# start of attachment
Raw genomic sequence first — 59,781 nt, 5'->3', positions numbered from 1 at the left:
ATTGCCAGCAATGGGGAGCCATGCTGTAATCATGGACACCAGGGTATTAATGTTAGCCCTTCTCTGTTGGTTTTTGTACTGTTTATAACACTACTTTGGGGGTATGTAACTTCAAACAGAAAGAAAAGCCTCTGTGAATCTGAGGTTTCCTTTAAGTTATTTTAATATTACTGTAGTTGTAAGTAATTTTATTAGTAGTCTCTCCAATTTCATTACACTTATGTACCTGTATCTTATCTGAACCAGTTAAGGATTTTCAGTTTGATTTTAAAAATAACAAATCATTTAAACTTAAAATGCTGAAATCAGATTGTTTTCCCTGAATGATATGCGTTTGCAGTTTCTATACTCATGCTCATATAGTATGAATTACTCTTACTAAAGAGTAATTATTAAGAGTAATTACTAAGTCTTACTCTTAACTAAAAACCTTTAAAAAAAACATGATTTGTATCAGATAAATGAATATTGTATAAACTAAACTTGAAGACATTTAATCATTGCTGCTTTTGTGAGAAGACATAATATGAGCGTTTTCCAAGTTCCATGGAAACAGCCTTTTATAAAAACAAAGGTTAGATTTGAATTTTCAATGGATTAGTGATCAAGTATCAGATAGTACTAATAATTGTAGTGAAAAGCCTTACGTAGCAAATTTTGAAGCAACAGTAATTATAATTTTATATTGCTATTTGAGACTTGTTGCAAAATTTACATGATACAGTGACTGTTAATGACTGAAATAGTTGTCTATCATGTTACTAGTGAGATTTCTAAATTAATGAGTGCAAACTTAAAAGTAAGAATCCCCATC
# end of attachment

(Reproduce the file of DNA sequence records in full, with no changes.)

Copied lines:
Raw genomic sequence first — 59,781 nt, 5'->3', positions numbered from 1 at the left:
ATTGCCAGCAATGGGGAGCCATGCTGTAATCATGGACACCAGGGTATTAATGTTAGCCCTTCTCTGTTGGTTTTTGTACTGTTTATAACACTACTTTGGGGGTATGTAACTTCAAACAGAAAGAAAAGCCTCTGTGAATCTGAGGTTTCCTTTAAGTTATTTTAATATTACTGTAGTTGTAAGTAATTTTATTAGTAGTCTCTCCAATTTCATTACACTTATGTACCTGTATCTTATCTGAACCAGTTAAGGATTTTCAGTTTGATTTTAAAAATAACAAATCATTTAAACTTAAAATGCTGAAATCAGATTGTTTTCCCTGAATGATATGCGTTTGCAGTTTCTATACTCATGCTCATATAGTATGAATTACTCTTACTAAAGAGTAATTATTAAGAGTAATTACTAAGTCTTACTCTTAACTAAAAACCTTTAAAAAAAACATGATTTGTATCAGATAAATGAATATTGTATAAACTAAACTTGAAGACATTTAATCATTGCTGCTTTTGTGAGAAGACATAATATGAGCGTTTTCCAAGTTCCATGGAAACAGCCTTTTATAAAAACAAAGGTTAGATTTGAATTTTCAATGGATTAGTGATCAAGTATCAGATAGTACTAATAATTGTAGTGAAAAGCCTTACGTAGCAAATTTTGAAGCAACAGTAATTATAATTTTATATTGCTATTTGAGACTTGTTGCAAAATTTACATGATACAGTGACTGTTAATGACTGAAATAGTTGTCTATCATGTTACTAGTGAGATTTCTAAATTAATGAGTGCAAACTTAAAAGTAAGAATCCCCATC